You’ve heard of responsive website design – is 2018 the year for responsive logo design to take centre stage?

For many decades, designers of corporate identities have supplied logos to brands along with sets of water-tight brand guidelines forbidding any tampering of any kind.



But the reality today is that logos need to work across a brand’s website, numerous social media channels, apps, pieces of wearable technology, in magazines, on billboards and more.

On the digital front, brands are constantly under pressure to adapt themselves for the latest set of devices, browsers and screen resolutions.


Should designers take note? Perhaps as an industry we must now be looking to design logos able to follow contextual responsive principles?

But how would this actually work in practice?

Well high-profile brands are already simplifying their logos to work more effectively on digital as enduring graphic design ideals of clarity and simplicity have come to the fore once more.

Deliveroo are one example of a well-known brand who have re-developed their mark to work as effectively as a favicon as it would on a billboard.



Across the board, logos are being simplified by reducing detail, flattening gradients, removing shadows and bevels, limiting colour, and redrawing illustrations into more abstract graphical shapes.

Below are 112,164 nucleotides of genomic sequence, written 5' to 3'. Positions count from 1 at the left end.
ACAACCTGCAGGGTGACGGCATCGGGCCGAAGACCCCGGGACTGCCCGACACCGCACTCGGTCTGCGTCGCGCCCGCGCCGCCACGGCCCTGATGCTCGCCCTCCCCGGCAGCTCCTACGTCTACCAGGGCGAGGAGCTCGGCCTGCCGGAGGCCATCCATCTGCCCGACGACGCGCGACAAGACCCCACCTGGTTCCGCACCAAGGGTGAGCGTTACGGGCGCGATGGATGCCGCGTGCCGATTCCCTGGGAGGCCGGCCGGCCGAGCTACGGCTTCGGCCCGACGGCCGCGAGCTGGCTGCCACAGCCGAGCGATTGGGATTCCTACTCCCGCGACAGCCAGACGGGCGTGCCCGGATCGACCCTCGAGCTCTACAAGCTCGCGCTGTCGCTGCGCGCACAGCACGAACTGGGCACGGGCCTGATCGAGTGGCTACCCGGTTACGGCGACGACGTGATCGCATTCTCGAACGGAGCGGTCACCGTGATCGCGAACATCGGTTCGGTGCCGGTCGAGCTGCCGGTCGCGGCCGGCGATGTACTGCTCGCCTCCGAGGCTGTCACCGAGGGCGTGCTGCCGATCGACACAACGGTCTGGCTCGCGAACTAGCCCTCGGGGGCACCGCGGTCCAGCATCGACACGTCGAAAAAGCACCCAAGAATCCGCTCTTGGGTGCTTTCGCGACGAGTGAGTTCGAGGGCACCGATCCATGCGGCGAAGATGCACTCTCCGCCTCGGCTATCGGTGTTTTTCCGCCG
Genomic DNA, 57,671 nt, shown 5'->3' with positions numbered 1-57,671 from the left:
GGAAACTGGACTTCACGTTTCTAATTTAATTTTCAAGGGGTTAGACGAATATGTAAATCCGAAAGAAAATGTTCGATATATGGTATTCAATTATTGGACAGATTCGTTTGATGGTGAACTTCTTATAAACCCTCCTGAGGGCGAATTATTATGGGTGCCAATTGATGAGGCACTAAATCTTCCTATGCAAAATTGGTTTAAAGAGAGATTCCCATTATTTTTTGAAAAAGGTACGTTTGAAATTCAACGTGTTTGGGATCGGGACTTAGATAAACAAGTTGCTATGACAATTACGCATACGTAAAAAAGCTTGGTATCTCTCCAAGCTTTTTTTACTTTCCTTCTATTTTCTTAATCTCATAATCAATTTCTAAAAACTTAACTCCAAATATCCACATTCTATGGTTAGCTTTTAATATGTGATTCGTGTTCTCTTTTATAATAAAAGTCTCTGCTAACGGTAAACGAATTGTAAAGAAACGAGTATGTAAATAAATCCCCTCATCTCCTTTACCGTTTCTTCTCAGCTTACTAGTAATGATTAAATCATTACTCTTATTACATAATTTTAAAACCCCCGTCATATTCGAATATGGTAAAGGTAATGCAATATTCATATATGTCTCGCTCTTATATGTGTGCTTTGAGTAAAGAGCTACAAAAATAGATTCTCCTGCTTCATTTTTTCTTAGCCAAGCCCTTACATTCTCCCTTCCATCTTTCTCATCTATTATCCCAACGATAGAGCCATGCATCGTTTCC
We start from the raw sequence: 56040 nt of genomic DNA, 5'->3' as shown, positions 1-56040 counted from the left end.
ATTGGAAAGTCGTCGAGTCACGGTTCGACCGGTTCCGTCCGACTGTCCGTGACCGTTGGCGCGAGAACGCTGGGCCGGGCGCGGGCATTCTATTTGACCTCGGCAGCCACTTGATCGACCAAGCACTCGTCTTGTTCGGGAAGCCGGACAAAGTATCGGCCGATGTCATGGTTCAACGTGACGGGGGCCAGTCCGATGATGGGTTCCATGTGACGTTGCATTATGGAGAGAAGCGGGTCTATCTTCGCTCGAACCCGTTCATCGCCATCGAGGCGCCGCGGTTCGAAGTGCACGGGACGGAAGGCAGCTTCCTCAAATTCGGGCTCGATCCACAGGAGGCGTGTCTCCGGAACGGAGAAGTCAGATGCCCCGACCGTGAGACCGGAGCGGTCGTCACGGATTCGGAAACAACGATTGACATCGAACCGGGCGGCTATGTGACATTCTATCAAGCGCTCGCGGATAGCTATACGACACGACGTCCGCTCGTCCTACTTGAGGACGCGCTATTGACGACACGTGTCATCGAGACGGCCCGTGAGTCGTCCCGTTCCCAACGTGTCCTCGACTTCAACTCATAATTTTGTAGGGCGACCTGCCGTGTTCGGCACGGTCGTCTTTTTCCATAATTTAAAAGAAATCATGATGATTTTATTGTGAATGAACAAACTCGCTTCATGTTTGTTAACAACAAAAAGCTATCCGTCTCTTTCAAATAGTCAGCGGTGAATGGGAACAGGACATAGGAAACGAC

Google have already gone a step further though, and re-developed their logo to fit contextual principles using a strategy known as incremental graphical reduction.Check out this website and resize your window to see how this strategy works in practice:


Responsive logo design principles are very similar to that of responsive website design – just applied to individual elements of a logo instead of individual elements of a website. By stripping out details in a logo, a more screen-size appropriate logo can be displayed. This might be achieved via ditching the word mark, simplifying the logo itself, or re-shuffling the elements that make up the logo itself.



The move towards responsive logo design principles seems very likely considering the way in which modern brands are increasingly mimicking human behaviours (most have their own tone of voice and Facebook page for example).

Just like humans, brands no longer look the same everyday. We’re not afraid to adapt to the context we find ourselves in, so why shouldn’t brands?


What are your views on responsive logo design? Let us know below.